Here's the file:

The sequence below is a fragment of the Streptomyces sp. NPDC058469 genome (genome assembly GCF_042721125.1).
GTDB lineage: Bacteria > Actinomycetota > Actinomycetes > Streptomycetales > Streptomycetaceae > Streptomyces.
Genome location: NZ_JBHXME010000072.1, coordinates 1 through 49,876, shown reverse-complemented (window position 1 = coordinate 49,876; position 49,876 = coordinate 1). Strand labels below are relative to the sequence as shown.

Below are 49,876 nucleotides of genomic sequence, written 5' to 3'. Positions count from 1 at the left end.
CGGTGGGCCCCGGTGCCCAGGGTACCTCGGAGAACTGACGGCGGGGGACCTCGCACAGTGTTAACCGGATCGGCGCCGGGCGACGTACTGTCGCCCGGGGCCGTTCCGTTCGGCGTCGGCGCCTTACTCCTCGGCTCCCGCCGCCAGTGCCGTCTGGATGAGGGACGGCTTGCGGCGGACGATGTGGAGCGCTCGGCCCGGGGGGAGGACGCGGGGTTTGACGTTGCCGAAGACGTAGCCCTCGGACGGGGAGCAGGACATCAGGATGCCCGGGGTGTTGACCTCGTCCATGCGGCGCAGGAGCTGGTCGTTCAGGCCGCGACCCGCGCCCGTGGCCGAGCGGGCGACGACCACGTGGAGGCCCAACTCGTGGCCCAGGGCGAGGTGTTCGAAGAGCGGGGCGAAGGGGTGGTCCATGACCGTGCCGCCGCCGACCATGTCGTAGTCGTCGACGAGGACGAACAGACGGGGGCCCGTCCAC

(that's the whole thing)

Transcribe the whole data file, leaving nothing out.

The sequence below is a fragment of the Streptomyces sp. NPDC058469 genome (genome assembly GCF_042721125.1).
GTDB lineage: Bacteria > Actinomycetota > Actinomycetes > Streptomycetales > Streptomycetaceae > Streptomyces.
Genome location: NZ_JBHXME010000072.1, coordinates 1 through 49,876, shown reverse-complemented (window position 1 = coordinate 49,876; position 49,876 = coordinate 1). Strand labels below are relative to the sequence as shown.

Below are 49,876 nucleotides of genomic sequence, written 5' to 3'. Positions count from 1 at the left end.
CGGTGGGCCCCGGTGCCCAGGGTACCTCGGAGAACTGACGGCGGGGGACCTCGCACAGTGTTAACCGGATCGGCGCCGGGCGACGTACTGTCGCCCGGGGCCGTTCCGTTCGGCGTCGGCGCCTTACTCCTCGGCTCCCGCCGCCAGTGCCGTCTGGATGAGGGACGGCTTGCGGCGGACGATGTGGAGCGCTCGGCCCGGGGGGAGGACGCGGGGTTTGACGTTGCCGAAGACGTAGCCCTCGGACGGGGAGCAGGACATCAGGATGCCCGGGGTGTTGACCTCGTCCATGCGGCGCAGGAGCTGGTCGTTCAGGCCGCGACCCGCGCCCGTGGCCGAGCGGGCGACGACCACGTGGAGGCCCAACTCGTGGCCCAGGGCGAGGTGTTCGAAGAGCGGGGCGAAGGGGTGGTCCATGACCGTGCCGCCGCCGACCATGTCGTAGTCGTCGACGAGGACGAACAGACGGGGGCCCGTCCAC